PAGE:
Since mid-October 2021, islanders have dealt with a modified schedule since Washington State Ferries (WSF) announced that the triangle route would move from its normal three-boat schedule to a two-boat schedule for an indefinite period of time.
With Vashon’s summer season in full swing, WSF has yet to restore the three-boat schedule to the Fauntleroy-Vashon-Southworth route.
“It’s not where we want to be as an agency at all,” said WSF Public Information Officer Ian Sterling in an email to The Beachcomber, citing a worldwide shortage of mariners as one of the reasons for schedule inconsistencies.
The agency’s COVID-19 Service Restoration Plan (see bit.ly/3IV1S8j) details a multi-stage process that includes goals such as maintaining the reliability of service, ensuring service restoration can be maintained, prioritizing routes based on ridership needs and facilitating customer communications.
While WSF operates a total of eight routes, the Fauntleroy-Vashon-Southworth routes is ranked fifth in WSF’s route prioritization list.
Sterling added that WSF has now moved from seasonal hiring to continuous hiring, and is training new hires as quickly as possible.
In addition, the agency is now in the process of restoring service on its routes, with “near pre-pandemic service” on the Anacortes/San Juans Islands, Seattle/Bainbridge and Mukilteo/Clinton routes, said Sterling.
Sterling stressed that WSF does not currently have a firm date for adding boats back to routes that have a reduced schedule.
“The moment we have adequate staff, demand, and vessels available, look for restoration to continue,” said Sterling. “It will likely be months before we see pre-pandemic service on all routes.”
The absence of the typical three-boat schedule has put a strain on Vashon’s businesses.
Cheryl Lubbert, president of Vashon Chamber of Commerce’s Board of Directors and co-owner of Nashi Orchards, described how the ongoing two-boat schedule makes Vashon less appealing to visitors, as long lines at the ferry terminals deter visitors, she said.
Lubbert also recounted a recent video she watched of travel vloggers visiting Vashon Island.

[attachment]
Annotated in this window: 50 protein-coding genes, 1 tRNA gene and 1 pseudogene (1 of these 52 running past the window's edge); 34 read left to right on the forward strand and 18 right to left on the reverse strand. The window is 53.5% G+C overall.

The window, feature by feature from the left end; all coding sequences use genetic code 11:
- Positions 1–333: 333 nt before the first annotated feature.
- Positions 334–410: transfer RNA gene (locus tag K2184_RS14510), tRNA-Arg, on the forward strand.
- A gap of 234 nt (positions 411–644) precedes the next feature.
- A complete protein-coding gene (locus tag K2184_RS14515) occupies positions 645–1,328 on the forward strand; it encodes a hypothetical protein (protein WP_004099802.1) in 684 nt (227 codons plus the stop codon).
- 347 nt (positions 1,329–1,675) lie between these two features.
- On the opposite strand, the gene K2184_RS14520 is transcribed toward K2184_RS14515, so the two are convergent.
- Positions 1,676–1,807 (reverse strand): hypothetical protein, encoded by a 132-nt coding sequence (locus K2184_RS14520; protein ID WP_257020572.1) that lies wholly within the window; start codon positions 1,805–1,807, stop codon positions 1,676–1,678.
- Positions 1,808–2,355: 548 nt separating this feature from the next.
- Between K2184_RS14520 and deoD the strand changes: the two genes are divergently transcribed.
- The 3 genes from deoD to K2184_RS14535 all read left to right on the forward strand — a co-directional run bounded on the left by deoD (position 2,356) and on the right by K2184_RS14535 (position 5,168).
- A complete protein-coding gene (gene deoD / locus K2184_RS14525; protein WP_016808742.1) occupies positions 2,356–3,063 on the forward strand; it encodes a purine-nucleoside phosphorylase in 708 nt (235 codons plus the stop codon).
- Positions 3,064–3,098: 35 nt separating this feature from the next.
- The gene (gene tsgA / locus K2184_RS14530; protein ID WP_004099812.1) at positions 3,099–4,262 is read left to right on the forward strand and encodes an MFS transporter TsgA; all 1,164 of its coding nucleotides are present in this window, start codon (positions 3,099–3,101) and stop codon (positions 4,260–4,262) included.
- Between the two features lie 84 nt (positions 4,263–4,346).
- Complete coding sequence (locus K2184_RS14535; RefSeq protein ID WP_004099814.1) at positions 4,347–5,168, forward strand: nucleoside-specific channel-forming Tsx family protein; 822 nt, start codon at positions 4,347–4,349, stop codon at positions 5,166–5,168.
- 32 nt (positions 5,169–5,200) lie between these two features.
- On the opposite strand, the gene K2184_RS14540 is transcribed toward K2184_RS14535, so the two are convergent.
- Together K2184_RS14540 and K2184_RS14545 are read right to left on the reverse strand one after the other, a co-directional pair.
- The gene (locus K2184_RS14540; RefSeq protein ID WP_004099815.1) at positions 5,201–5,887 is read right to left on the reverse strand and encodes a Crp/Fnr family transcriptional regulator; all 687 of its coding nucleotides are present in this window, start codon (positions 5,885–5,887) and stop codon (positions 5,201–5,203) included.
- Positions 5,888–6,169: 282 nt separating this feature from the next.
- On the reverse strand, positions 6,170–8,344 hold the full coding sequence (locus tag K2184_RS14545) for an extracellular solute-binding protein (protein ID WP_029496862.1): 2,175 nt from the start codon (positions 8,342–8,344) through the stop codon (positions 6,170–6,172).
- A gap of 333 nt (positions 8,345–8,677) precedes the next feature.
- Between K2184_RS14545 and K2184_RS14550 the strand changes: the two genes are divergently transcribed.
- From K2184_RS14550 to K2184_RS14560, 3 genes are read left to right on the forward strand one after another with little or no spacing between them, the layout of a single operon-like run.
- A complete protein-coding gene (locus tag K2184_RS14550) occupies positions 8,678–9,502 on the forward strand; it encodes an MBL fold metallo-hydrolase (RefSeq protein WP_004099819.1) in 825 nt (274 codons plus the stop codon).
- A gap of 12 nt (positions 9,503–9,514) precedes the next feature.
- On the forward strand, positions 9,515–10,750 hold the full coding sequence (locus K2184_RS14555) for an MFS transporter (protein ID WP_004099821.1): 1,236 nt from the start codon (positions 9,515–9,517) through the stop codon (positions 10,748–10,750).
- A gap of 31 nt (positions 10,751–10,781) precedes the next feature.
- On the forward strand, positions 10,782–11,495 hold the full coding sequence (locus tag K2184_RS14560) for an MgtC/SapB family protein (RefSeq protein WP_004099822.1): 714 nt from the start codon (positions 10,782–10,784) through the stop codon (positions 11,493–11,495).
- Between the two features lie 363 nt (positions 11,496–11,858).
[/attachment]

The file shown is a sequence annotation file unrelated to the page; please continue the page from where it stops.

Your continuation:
The vloggers, Lubbert said, stressed how much time they had spent waiting to take ferries back and forth to Vashon and how they had little time to visit island businesses during their day trip – a concern Lubbert also has for island visitors unfamiliar with WSF and who may feel rushed during their time on Vashon in order to catch a boat back home.
Her own business, Nashi Orchards, has faced late or canceled reservations, which sets back the business’ day, said Lubbert.
If there’s a particularly slow day, for instance, she said, her staff will check to see if ferries are delayed or canceled.
Lubbert said she feels a “sense of futility with WSF” with the ongoing schedule reduction, as ferries not only impact her business’ customer base, but also impact her employees who commute from West Seattle to Vashon. Infrequent ferries also make items more expensive, according to Lubbert.
“It has a cascading domino effect,” she said.
The reduced schedule also impacts operations at Vashon Island Fire and Rescue (VIFR).
According to Interim Fire Chief Matthew Vinci, VIFR historically is “moderately busier” throughout the summer season, as the district experiences higher emergency medical services (EMS) volumes from April to August.
As WSF moved the Triangle route to the two-boat schedule, sailings were less frequent, had less direct routes and had larger gaps in overnight sailings, said Vinci.
“All three of these realities make it challenging scenarios to provide timely emergency medical care,” he said. “However, these scenarios are managed very well by our shift captains, who work diligently to secure the most effective transport to either Tacoma or Seattle hospitals.”
There have also been occasions where VIFR has two aid cars off the island at emergency rooms, waiting on the dock to return to Vashon, or requiring a crew to be called back for a third EMS call.
“Our emergency services are time-critical, highly technical, and require safe, adequate staffing to have the best outcome possible,” he added.
If ferries are not available, said Vinci, the primary route of transport for critical or medically unstable patients is by air ambulance.
In the situation a helicopter isn’t available or cannot fly, VIFR can work with WSF to divert its nearest boat to transport a patient to the mainland, he added.